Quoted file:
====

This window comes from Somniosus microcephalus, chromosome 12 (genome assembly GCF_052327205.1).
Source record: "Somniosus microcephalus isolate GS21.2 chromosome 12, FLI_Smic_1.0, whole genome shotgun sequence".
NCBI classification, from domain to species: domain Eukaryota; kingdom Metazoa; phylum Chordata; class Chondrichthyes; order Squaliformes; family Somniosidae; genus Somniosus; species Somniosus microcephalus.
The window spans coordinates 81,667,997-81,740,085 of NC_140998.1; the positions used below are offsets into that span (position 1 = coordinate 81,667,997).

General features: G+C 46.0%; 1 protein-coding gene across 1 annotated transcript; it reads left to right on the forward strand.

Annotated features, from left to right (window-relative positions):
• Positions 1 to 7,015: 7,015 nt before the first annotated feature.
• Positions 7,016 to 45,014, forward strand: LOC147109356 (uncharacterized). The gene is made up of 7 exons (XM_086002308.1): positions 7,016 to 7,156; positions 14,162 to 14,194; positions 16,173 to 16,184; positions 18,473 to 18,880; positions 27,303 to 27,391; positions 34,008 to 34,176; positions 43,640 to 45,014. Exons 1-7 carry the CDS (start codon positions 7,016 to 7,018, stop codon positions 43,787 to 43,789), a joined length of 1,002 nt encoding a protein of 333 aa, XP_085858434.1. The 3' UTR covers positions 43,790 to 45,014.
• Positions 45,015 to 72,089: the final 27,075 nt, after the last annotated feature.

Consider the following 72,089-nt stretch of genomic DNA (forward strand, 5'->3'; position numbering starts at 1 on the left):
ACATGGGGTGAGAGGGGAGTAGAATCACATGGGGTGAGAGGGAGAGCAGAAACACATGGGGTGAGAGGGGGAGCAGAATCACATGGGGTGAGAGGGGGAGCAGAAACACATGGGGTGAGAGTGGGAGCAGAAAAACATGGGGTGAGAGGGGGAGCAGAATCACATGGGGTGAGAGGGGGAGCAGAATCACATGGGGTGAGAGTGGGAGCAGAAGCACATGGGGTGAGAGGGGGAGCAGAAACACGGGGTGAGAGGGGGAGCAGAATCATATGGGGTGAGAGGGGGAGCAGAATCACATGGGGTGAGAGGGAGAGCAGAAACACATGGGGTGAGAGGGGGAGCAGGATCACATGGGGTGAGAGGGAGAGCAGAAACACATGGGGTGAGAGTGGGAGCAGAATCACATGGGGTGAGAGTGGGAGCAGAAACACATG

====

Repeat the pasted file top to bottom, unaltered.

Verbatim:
This window comes from Somniosus microcephalus, chromosome 12 (genome assembly GCF_052327205.1).
Source record: "Somniosus microcephalus isolate GS21.2 chromosome 12, FLI_Smic_1.0, whole genome shotgun sequence".
NCBI classification, from domain to species: domain Eukaryota; kingdom Metazoa; phylum Chordata; class Chondrichthyes; order Squaliformes; family Somniosidae; genus Somniosus; species Somniosus microcephalus.
The window spans coordinates 81,667,997-81,740,085 of NC_140998.1; the positions used below are offsets into that span (position 1 = coordinate 81,667,997).

General features: G+C 46.0%; 1 protein-coding gene across 1 annotated transcript; it reads left to right on the forward strand.

Annotated features, from left to right (window-relative positions):
• Positions 1 to 7,015: 7,015 nt before the first annotated feature.
• Positions 7,016 to 45,014, forward strand: LOC147109356 (uncharacterized). The gene is made up of 7 exons (XM_086002308.1): positions 7,016 to 7,156; positions 14,162 to 14,194; positions 16,173 to 16,184; positions 18,473 to 18,880; positions 27,303 to 27,391; positions 34,008 to 34,176; positions 43,640 to 45,014. Exons 1-7 carry the CDS (start codon positions 7,016 to 7,018, stop codon positions 43,787 to 43,789), a joined length of 1,002 nt encoding a protein of 333 aa, XP_085858434.1. The 3' UTR covers positions 43,790 to 45,014.
• Positions 45,015 to 72,089: the final 27,075 nt, after the last annotated feature.

Consider the following 72,089-nt stretch of genomic DNA (forward strand, 5'->3'; position numbering starts at 1 on the left):
ACATGGGGTGAGAGGGGAGTAGAATCACATGGGGTGAGAGGGAGAGCAGAAACACATGGGGTGAGAGGGGGAGCAGAATCACATGGGGTGAGAGGGGGAGCAGAAACACATGGGGTGAGAGTGGGAGCAGAAAAACATGGGGTGAGAGGGGGAGCAGAATCACATGGGGTGAGAGGGGGAGCAGAATCACATGGGGTGAGAGTGGGAGCAGAAGCACATGGGGTGAGAGGGGGAGCAGAAACACGGGGTGAGAGGGGGAGCAGAATCATATGGGGTGAGAGGGGGAGCAGAATCACATGGGGTGAGAGGGAGAGCAGAAACACATGGGGTGAGAGGGGGAGCAGGATCACATGGGGTGAGAGGGAGAGCAGAAACACATGGGGTGAGAGTGGGAGCAGAATCACATGGGGTGAGAGTGGGAGCAGAAACACATG